Six months of high-intensity treadmill walking largely preserved motor function in patients with recently diagnosed Parkinson’s disease, a phase 2 study has determined.

Patients randomized to the high-intensity exercise arm stayed very close to their baseline motor scores on the Unified Parkinson’s Disease Rating Scale ( UPDRS ), while the scores of those randomized to a wait list increased a mean of 3 points over 24 weeks. The scores of patients randomized to an intermediate-intensity treadmill workout increased 2 points over the study, which was not significantly different than the increase seen in the control group, Margaret Schenkman, PhD , and her colleagues wrote Dec. 11 in JAMA Neurology .

The intervention did not slow or improve any other Parkinson’s symptoms, but it did show that high-intensity walking workouts are safe for patients with early disease and may be beneficial, said Dr. Schenkman, a physical therapist at the University of Colorado at Denver, Aurora.

“A larger efficacy trial is warranted to determine whether exercising at 80%-85% maximum heart rate produces meaningful clinical benefits in de novo Parkinson disease,” wrote Dr. Schenkman and her colleagues. “Meanwhile, clinicians may safely prescribe exercise at this intensity level for this population.”

The Study in Parkinson Disease of Exercise ( SPARX ) randomized 128 patients with newly diagnosed Parkinson’s to 30-minute treadmill workouts, four times weekly, at either 80%-85% or 60%-65% maximum heart rate. They were compared against a control group of wait-listed patients.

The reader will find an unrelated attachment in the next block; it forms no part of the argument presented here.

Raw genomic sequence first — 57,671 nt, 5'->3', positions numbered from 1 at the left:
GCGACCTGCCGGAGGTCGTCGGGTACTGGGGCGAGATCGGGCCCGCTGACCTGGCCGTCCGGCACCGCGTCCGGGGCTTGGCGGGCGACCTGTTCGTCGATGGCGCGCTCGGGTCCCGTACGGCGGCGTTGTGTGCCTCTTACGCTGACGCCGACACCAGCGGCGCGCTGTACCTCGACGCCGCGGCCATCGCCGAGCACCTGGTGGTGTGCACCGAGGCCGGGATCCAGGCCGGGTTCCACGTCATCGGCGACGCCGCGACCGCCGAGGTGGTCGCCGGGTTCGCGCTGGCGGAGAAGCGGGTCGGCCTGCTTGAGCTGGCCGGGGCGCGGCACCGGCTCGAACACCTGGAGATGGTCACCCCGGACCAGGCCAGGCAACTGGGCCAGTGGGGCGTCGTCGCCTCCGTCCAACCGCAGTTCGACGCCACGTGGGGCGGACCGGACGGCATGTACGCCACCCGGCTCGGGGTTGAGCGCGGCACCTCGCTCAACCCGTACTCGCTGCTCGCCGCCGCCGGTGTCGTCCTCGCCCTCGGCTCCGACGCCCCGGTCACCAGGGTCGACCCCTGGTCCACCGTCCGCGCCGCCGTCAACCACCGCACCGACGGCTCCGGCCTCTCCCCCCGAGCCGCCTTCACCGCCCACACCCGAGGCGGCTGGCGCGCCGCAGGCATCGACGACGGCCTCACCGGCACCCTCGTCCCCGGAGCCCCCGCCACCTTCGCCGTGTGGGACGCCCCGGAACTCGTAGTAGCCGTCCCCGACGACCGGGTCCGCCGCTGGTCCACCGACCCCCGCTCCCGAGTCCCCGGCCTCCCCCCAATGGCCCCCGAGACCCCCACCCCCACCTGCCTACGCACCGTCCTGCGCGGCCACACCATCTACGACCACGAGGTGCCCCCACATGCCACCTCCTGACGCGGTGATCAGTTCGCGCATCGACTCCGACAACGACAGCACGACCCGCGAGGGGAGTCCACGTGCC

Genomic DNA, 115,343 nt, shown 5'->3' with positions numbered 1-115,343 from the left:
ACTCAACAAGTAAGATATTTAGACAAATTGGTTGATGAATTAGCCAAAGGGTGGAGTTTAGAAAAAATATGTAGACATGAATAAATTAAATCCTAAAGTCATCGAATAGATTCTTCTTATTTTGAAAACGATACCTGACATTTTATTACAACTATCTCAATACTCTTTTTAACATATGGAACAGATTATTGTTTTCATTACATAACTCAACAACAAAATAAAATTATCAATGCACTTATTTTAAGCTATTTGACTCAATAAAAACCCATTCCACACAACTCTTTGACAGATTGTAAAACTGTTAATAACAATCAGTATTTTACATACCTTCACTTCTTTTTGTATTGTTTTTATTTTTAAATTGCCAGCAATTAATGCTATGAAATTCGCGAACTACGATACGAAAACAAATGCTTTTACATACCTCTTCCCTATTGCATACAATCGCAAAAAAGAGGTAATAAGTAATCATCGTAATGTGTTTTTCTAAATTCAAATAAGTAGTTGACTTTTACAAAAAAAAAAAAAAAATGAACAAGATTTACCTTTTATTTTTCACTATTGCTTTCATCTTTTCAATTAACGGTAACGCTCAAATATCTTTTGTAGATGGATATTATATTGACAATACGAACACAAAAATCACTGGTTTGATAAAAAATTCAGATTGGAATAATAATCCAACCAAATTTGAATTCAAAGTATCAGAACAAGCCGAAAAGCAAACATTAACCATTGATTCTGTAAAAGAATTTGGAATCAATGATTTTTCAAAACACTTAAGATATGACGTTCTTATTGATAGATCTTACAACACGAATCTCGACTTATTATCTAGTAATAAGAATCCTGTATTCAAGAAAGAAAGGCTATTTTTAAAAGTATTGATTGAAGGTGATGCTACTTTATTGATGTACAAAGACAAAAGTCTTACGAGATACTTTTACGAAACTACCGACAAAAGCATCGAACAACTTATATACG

Subjects were a mean of 64 years old and had been diagnosed for about 3-4 months before enrolling. Their mean total UPDRS score was 23.

Both active arms hit the gym a mean of 3 days/week and were able to exercise at their target heart rates, confirming the feasibility of treadmill workouts for this patient population.

The mean change in UPDRS motor score in the high-intensity group was an increase of 0.3 at 24 weeks, compared with an increase of 3.2 in the usual care group – a statistically significant difference. The mean change in the moderate-intensity group was an increase of 2.0, a nonsignificant difference.

Adverse events consisted largely of falls and musculoskeletal pain. There were 6 falls in the high-intensity group, 5 in the moderate-intensity group, and 11 in the control group. Of these falls, one in the high-intensity and one in the moderate-intensity group were considered serious.

SPARX was largely funded by a grant from the National Institute of Neurological Disorders and Stroke. None of the investigators reported having any financial conflicts.

SOURCE: Schenkman M et al. JAMA Neurol. 2017 Dec 11. doi: 10.1001/jamaneurol.2017.3517


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